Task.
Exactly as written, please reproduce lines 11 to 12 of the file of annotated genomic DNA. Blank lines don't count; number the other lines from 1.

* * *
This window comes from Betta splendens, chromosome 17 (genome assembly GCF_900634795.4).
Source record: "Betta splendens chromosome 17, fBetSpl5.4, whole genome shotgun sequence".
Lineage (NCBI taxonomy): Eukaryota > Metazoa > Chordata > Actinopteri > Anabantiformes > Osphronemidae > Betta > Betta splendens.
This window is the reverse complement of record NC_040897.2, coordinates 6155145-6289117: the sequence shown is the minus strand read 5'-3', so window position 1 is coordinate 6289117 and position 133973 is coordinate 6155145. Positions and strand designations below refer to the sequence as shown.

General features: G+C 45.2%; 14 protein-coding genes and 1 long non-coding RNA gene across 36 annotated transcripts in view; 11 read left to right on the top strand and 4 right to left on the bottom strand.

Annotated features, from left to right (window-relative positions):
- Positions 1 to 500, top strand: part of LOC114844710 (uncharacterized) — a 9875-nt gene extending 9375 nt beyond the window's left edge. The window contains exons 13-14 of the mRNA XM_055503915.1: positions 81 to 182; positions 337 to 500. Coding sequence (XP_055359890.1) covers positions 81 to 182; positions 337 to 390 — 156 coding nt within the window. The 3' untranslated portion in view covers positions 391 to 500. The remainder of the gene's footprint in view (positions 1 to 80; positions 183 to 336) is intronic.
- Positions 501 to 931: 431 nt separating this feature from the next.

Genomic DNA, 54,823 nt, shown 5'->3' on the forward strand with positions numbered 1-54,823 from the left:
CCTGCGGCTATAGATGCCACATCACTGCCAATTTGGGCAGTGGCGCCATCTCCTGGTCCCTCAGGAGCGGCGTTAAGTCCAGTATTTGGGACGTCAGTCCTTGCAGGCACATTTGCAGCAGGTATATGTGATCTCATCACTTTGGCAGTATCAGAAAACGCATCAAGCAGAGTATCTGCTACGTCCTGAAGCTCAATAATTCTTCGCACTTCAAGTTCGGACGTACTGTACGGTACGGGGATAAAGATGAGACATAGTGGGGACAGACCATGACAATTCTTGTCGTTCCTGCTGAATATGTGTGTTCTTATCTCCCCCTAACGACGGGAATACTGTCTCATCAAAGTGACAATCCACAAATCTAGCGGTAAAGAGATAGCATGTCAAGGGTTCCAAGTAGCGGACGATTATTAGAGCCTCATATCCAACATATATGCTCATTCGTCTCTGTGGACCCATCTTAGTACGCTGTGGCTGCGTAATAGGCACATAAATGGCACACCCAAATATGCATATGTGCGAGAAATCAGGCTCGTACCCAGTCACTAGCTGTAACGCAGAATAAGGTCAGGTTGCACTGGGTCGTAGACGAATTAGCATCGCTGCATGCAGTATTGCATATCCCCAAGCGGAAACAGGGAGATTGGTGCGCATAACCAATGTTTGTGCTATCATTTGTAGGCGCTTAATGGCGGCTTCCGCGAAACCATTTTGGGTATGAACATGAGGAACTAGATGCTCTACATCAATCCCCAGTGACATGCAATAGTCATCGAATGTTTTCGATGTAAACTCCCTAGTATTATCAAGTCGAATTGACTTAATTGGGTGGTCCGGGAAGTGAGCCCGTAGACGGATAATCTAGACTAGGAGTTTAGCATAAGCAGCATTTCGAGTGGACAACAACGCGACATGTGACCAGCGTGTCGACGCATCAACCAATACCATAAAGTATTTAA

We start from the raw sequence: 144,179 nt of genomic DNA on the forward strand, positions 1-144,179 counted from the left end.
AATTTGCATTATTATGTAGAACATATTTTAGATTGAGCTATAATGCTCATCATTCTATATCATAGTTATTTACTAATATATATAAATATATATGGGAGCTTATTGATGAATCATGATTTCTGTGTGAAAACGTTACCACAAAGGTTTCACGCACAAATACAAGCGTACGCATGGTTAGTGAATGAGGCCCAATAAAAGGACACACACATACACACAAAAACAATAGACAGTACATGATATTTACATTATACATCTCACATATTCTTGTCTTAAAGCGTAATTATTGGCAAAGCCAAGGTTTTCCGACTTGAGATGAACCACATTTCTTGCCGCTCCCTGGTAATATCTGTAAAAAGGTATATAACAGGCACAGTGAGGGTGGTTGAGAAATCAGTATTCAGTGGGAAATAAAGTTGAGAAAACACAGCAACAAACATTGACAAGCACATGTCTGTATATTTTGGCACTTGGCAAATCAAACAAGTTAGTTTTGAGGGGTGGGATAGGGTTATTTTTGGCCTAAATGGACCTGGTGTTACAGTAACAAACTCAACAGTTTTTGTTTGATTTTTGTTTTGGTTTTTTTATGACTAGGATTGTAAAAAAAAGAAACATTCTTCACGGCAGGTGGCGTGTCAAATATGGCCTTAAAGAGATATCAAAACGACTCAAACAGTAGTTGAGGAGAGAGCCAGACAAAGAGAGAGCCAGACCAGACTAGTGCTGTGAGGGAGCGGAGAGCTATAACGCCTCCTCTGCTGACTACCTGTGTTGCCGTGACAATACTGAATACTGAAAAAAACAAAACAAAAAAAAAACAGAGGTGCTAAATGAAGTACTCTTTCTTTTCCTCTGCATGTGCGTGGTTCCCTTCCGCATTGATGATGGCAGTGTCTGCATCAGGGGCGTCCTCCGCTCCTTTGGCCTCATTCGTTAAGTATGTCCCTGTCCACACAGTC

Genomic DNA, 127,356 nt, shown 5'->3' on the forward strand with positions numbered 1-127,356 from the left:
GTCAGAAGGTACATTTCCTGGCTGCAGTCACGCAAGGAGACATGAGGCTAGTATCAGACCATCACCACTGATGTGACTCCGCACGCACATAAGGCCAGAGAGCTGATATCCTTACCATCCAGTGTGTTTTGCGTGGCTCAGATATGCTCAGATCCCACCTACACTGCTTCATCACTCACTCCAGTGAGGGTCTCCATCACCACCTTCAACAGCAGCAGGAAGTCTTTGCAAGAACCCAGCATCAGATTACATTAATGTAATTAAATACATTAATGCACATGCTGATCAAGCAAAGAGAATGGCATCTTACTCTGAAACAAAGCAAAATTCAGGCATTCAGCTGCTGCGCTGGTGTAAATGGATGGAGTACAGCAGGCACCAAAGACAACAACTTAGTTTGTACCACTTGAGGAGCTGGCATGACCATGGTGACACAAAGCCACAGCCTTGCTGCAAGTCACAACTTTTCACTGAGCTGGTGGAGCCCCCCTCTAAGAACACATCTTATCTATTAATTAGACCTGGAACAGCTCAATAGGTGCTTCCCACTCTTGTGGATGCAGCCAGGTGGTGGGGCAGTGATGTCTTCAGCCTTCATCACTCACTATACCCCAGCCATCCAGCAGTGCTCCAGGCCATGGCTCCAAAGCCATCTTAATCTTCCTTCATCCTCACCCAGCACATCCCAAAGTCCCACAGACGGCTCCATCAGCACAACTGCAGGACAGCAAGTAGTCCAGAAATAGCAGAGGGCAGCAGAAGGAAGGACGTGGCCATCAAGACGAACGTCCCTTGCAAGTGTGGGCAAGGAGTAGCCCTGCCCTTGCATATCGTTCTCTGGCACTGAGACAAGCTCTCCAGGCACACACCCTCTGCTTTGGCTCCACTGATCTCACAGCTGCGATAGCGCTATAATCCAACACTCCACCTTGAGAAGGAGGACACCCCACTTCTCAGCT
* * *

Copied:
We start from the raw sequence: 144,179 nt of genomic DNA on the forward strand, positions 1-144,179 counted from the left end.
AATTTGCATTATTATGTAGAACATATTTTAGATTGAGCTATAATGCTCATCATTCTATATCATAGTTATTTACTAATATATATAAATATATATGGGAGCTTATTGATGAATCATGATTTCTGTGTGAAAACGTTACCACAAAGGTTTCACGCACAAATACAAGCGTACGCATGGTTAGTGAATGAGGCCCAATAAAAGGACACACACATACACACAAAAACAATAGACAGTACATGATATTTACATTATACATCTCACATATTCTTGTCTTAAAGCGTAATTATTGGCAAAGCCAAGGTTTTCCGACTTGAGATGAACCACATTTCTTGCCGCTCCCTGGTAATATCTGTAAAAAGGTATATAACAGGCACAGTGAGGGTGGTTGAGAAATCAGTATTCAGTGGGAAATAAAGTTGAGAAAACACAGCAACAAACATTGACAAGCACATGTCTGTATATTTTGGCACTTGGCAAATCAAACAAGTTAGTTTTGAGGGGTGGGATAGGGTTATTTTTGGCCTAAATGGACCTGGTGTTACAGTAACAAACTCAACAGTTTTTGTTTGATTTTTGTTTTGGTTTTTTTATGACTAGGATTGTAAAAAAAAGAAACATTCTTCACGGCAGGTGGCGTGTCAAATATGGCCTTAAAGAGATATCAAAACGACTCAAACAGTAGTTGAGGAGAGAGCCAGACAAAGAGAGAGCCAGACCAGACTAGTGCTGTGAGGGAGCGGAGAGCTATAACGCCTCCTCTGCTGACTACCTGTGTTGCCGTGACAATACTGAATACTGAAAAAAACAAAACAAAAAAAAAACAGAGGTGCTAAATGAAGTACTCTTTCTTTTCCTCTGCATGTGCGTGGTTCCCTTCCGCATTGATGATGGCAGTGTCTGCATCAGGGGCGTCCTCCGCTCCTTTGGCCTCATTCGTTAAGTATGTCCCTGTCCACACAGTC